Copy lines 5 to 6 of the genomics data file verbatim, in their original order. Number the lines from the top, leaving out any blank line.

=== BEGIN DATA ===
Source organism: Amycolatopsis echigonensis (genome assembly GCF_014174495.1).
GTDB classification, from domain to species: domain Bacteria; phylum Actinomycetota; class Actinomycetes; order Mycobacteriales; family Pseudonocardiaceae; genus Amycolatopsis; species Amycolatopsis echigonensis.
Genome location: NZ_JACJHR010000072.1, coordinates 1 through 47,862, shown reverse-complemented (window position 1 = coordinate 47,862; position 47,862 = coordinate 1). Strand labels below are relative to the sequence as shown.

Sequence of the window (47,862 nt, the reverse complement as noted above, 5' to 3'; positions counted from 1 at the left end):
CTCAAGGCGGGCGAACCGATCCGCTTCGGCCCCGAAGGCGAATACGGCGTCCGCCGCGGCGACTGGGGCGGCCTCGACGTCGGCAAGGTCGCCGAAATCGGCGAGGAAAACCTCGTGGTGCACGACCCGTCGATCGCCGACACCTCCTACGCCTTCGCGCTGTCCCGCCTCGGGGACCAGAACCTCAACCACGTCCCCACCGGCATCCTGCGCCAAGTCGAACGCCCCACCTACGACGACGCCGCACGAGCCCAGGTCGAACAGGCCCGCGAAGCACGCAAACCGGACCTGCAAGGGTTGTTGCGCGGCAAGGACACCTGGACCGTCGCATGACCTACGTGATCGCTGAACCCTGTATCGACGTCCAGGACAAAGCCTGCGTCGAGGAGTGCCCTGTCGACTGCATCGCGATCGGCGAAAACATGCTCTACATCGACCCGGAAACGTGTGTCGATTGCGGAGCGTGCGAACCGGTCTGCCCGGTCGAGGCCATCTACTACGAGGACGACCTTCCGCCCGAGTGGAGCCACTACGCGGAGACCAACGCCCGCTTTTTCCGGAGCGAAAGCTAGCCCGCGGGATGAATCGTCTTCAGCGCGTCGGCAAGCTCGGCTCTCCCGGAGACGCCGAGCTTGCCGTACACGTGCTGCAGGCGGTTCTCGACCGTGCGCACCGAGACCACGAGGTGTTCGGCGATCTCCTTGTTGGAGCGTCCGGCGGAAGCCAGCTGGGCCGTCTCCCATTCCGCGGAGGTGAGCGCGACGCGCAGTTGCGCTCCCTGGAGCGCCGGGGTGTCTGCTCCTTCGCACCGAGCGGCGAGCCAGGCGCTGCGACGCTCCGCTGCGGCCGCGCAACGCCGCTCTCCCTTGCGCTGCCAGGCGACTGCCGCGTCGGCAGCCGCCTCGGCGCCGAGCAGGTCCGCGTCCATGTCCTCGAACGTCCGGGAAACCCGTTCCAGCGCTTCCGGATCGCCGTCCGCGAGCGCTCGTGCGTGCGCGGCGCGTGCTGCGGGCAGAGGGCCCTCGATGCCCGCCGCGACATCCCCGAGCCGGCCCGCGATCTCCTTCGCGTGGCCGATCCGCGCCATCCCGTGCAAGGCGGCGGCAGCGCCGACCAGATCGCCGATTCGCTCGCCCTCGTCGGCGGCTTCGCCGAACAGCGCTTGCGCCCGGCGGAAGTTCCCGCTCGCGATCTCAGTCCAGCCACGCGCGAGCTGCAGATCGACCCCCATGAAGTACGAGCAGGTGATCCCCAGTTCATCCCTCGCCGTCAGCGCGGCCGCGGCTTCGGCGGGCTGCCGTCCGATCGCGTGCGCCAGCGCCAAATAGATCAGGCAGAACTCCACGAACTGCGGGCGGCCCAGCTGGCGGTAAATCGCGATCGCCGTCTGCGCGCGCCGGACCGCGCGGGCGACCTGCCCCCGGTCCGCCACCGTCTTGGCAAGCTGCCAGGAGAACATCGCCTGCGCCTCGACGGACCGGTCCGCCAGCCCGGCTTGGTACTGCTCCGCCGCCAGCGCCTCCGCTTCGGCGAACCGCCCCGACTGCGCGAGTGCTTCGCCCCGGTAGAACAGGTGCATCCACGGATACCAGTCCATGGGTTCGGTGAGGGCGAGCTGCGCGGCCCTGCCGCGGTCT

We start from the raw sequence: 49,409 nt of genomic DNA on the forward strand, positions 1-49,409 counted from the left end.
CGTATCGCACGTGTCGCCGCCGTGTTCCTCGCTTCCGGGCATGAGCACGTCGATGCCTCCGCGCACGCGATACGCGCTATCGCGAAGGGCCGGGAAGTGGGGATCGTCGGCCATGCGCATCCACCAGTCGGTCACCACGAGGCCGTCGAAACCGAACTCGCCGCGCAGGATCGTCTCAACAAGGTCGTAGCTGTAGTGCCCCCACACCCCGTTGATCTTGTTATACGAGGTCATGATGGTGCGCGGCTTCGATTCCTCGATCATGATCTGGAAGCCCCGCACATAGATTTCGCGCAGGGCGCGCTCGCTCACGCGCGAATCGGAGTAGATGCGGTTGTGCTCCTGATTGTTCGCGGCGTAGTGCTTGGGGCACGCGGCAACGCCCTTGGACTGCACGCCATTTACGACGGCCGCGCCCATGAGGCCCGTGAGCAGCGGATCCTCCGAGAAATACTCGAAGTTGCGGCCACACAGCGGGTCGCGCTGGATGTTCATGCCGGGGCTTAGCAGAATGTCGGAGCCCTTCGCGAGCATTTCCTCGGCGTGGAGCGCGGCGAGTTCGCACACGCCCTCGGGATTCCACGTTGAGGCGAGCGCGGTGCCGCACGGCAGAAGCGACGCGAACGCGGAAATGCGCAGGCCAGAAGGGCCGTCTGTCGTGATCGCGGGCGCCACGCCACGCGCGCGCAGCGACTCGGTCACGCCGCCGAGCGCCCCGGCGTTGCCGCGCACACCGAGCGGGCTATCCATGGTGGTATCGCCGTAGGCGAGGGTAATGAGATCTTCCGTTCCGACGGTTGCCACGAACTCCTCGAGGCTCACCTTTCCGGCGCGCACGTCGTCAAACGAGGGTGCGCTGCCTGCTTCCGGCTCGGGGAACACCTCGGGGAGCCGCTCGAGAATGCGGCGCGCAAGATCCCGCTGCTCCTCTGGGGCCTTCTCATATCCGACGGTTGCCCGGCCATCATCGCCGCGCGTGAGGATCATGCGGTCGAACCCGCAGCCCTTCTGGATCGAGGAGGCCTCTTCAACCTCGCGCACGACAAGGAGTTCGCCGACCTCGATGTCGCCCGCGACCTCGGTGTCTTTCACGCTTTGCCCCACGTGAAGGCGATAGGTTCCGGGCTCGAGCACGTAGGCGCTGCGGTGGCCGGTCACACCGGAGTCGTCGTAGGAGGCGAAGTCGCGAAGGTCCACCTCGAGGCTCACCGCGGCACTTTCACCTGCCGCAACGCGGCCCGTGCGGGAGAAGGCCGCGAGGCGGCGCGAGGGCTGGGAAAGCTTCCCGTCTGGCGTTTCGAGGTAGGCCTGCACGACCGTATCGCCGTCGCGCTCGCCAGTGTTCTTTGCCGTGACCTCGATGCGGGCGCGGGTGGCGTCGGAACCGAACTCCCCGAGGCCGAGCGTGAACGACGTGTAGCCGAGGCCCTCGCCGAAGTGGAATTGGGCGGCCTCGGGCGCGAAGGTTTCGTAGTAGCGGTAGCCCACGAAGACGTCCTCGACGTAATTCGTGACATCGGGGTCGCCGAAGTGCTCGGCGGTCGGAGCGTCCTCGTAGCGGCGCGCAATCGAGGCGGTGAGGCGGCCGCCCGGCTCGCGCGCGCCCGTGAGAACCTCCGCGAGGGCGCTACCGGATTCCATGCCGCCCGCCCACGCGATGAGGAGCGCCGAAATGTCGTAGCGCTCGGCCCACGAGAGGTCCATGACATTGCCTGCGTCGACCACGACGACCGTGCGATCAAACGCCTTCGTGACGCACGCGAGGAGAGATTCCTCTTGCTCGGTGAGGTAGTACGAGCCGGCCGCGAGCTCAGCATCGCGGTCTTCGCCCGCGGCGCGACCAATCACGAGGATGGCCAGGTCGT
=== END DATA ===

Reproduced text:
CTCAAGGCGGGCGAACCGATCCGCTTCGGCCCCGAAGGCGAATACGGCGTCCGCCGCGGCGACTGGGGCGGCCTCGACGTCGGCAAGGTCGCCGAAATCGGCGAGGAAAACCTCGTGGTGCACGACCCGTCGATCGCCGACACCTCCTACGCCTTCGCGCTGTCCCGCCTCGGGGACCAGAACCTCAACCACGTCCCCACCGGCATCCTGCGCCAAGTCGAACGCCCCACCTACGACGACGCCGCACGAGCCCAGGTCGAACAGGCCCGCGAAGCACGCAAACCGGACCTGCAAGGGTTGTTGCGCGGCAAGGACACCTGGACCGTCGCATGACCTACGTGATCGCTGAACCCTGTATCGACGTCCAGGACAAAGCCTGCGTCGAGGAGTGCCCTGTCGACTGCATCGCGATCGGCGAAAACATGCTCTACATCGACCCGGAAACGTGTGTCGATTGCGGAGCGTGCGAACCGGTCTGCCCGGTCGAGGCCATCTACTACGAGGACGACCTTCCGCCCGAGTGGAGCCACTACGCGGAGACCAACGCCCGCTTTTTCCGGAGCGAAAGCTAGCCCGCGGGATGAATCGTCTTCAGCGCGTCGGCAAGCTCGGCTCTCCCGGAGACGCCGAGCTTGCCGTACACGTGCTGCAGGCGGTTCTCGACCGTGCGCACCGAGACCACGAGGTGTTCGGCGATCTCCTTGTTGGAGCGTCCGGCGGAAGCCAGCTGGGCCGTCTCCCATTCCGCGGAGGTGAGCGCGACGCGCAGTTGCGCTCCCTGGAGCGCCGGGGTGTCTGCTCCTTCGCACCGAGCGGCGAGCCAGGCGCTGCGACGCTCCGCTGCGGCCGCGCAACGCCGCTCTCCCTTGCGCTGCCAGGCGACTGCCGCGTCGGCAGCCGCCTCGGCGCCGAGCAGGTCCGCGTCCATGTCCTCGAACGTCCGGGAAACCCGTTCCAGCGCTTCCGGATCGCCGTCCGCGAGCGCTCGTGCGTGCGCGGCGCGTGCTGCGGGCAGAGGGCCCTCGATGCCCGCCGCGACATCCCCGAGCCGGCCCGCGATCTCCTTCGCGTGGCCGATCCGCGCCATCCCGTGCAAGGCGGCGGCAGCGCCGACCAGATCGCCGATTCGCTCGCCCTCGTCGGCGGCTTCGCCGAACAGCGCTTGCGCCCGGCGGAAGTTCCCGCTCGCGATCTCAGTCCAGCCACGCGCGAGCTGCAGATCGACCCCCATGAAGTACGAGCAGGTGATCCCCAGTTCATCCCTCGCCGTCAGCGCGGCCGCGGCTTCGGCGGGCTGCCGTCCGATCGCGTGCGCCAGCGCCAAATAGATCAGGCAGAACTCCACGAACTGCGGGCGGCCCAGCTGGCGGTAAATCGCGATCGCCGTCTGCGCGCGCCGGACCGCGCGGGCGACCTGCCCCCGGTCCGCCACCGTCTTGGCAAGCTGCCAGGAGAACATCGCCTGCGCCTCGACGGACCGGTCCGCCAGCCCGGCTTGGTACTGCTCCGCCGCCAGCGCCTCCGCTTCGGCGAACCGCCCCGACTGCGCGAGTGCTTCGCCCCGGTAGAACAGGTGCATCCACGGATACCAGTCCATGGGTTCGGTGAGGGCGAGCTGCGCGGCCCTGCCGCGGTCT

We start from the raw sequence: 49,409 nt of genomic DNA on the forward strand, positions 1-49,409 counted from the left end.